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ELECTION

CONTESTS
Election Contests
• - any adversary proceeding by which
matters involving title or claim of title
to an elective office, made before or
after the proclamation of the winner,
is settled whether or not contestant is
claiming office in dispute.
Jurisdiction over Election
Contest
Original and Exclusive:
• President and Vice- President - Supreme Court
en banc/PET
• Senator- Senate Electoral Tribunal
• Representatives- House of Representative
Electoral Tribunal
• Regional/Provincial/City- COMELEC
• Municipal- Regional Trial Court
• Barangay/SK- Municipal Trial Court
• Sanggunian Kabataan- DILG
Appellate Jurisdiction
1. For decision of RTC and MTC
a. Appeal exclusively to the COMELEC
b. COMELEC decision shall be final and executory

2. For decisions of COMELEC


a. Petition for certiorari with the SC within 30
days from receipt of decision on the ground of
grave abuse of discretion amounting to lack or
excess of jurisdiction or violation of due process.
• 3. For decisions of Electoral Tribunal
a. Petition for review on certiorari with the
SC on the ground of ground of grave abuse
of discretion amounting to lack or excess of
jurisdiction or violation of due process.
Election Protest
• refers to an election contest relating to the
election and returns of elective officials,
grounded on frauds or irregularities in the
conduct of the elections, the casting and
counting of the ballots and the
preparation and canvassing of returns. The
issue is who obtained the plurality of valid
votes cast.
Requisites:
• 1. Must be filed by a candidate who has
filed a certificate of candidacy and has
been voted upon for the same office.
• 2. On grounds of fraud, terrorism,
irregularities, or illegal acts committed
before, during and after the casting and
counting of votes.
• 3. Must be filed within 10 days from
proclamation of the results of the election.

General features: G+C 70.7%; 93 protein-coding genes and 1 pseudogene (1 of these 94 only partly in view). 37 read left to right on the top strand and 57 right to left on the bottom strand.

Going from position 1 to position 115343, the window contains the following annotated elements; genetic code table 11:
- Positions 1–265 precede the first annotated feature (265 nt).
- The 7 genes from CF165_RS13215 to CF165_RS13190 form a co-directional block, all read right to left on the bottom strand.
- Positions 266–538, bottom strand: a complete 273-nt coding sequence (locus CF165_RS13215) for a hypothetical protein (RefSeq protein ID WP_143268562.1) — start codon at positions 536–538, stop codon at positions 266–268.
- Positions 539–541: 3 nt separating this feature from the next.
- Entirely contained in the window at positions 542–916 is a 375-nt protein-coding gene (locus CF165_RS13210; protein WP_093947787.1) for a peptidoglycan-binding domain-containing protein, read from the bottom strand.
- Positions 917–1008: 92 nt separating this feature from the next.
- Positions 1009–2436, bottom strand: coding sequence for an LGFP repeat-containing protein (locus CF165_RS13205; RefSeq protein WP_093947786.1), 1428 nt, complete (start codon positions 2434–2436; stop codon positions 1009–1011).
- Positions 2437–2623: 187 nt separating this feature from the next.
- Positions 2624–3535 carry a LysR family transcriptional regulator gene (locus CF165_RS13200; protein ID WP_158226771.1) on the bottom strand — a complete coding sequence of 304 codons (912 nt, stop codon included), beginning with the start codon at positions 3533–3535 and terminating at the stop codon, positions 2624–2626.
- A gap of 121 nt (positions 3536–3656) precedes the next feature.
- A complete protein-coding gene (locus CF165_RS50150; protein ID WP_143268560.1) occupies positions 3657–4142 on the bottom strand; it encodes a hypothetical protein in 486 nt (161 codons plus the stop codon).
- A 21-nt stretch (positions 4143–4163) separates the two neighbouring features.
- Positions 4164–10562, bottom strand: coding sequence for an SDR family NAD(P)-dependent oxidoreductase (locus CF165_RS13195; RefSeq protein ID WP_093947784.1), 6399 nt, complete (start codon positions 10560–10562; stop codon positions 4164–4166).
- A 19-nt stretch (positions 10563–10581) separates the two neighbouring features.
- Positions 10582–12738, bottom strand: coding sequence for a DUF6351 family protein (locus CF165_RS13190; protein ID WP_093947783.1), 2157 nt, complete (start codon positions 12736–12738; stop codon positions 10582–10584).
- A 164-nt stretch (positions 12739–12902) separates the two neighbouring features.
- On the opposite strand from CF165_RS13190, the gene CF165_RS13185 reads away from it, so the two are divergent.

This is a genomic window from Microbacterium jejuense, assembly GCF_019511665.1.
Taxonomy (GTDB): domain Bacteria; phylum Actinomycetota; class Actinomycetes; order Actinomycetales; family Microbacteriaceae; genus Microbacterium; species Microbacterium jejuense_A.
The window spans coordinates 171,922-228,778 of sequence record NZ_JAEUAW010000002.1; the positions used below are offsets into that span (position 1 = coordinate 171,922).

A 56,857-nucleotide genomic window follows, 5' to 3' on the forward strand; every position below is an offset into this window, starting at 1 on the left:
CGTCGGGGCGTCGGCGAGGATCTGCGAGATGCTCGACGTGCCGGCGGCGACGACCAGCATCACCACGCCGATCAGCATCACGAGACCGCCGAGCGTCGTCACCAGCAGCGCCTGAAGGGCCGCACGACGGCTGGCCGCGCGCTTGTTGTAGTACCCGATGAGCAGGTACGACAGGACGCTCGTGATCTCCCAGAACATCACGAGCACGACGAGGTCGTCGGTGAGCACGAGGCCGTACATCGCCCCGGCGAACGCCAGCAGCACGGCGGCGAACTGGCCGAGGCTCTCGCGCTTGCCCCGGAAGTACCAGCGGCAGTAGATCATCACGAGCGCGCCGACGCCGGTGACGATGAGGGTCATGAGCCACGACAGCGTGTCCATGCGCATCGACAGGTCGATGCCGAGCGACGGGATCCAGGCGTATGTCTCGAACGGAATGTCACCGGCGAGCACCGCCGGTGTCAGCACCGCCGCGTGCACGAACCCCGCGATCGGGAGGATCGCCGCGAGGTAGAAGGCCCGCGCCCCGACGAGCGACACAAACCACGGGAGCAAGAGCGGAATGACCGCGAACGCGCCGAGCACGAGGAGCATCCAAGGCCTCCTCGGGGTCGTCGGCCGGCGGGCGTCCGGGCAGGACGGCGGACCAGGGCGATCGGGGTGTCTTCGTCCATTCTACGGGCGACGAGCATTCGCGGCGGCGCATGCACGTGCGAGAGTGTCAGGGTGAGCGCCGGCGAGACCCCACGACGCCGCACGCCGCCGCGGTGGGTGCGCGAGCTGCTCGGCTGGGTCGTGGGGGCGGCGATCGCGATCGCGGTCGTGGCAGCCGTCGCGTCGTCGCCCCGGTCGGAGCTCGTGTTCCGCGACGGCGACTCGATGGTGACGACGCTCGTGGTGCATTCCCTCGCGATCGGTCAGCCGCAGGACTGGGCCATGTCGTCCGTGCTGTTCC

Rosal vs COMELEC
Facts:
• Rosal and Imperial were candidates for mayor
of Legaspi City on May 10,2004. Petitioner was
proclaimed the winner.

• On May 24, 2004, respondent instituted a


petition to annul the proclamation. On July 6,
2004, it was superseded by the filing of an
election protest by the respondent with the
COMELEC on grounds of irregularities in the
election.
Issue:

Whether or not the requisites of


election protest are present in the
case.
Ruling:
• Yes. On the first requisite, Imperial was a candidate
who has filed a certificate of candidacy in the mayoralty
position of Legaspi City and has been voted upon for the same
office.
• On the second requisite, the irregularities are based on
miscounting, misreading, misappreciation of votes, sbstitue
voting, disenfranchisement of voters,substitution and padding
of votes and other alleged irregularities committed during and
after the casting and counting of votes.
• On the third requisite, the respondent filed the protest
within the allowable time from the proclamation of the results
of the election since the period for filing an election protest is
suspended by the pendency of a pre-proclamation contest.
Vinzons-Chato vs HRET
• Facts:
• Vinzons- Chato ran for the position of a
representative of the second Legislative District
of Camarines Norte in the May 10, 2010
elections.
• She lost to Elmer Panotes who was
proclaimed the winner on May 12, 2010.
She filed an electoral protest before the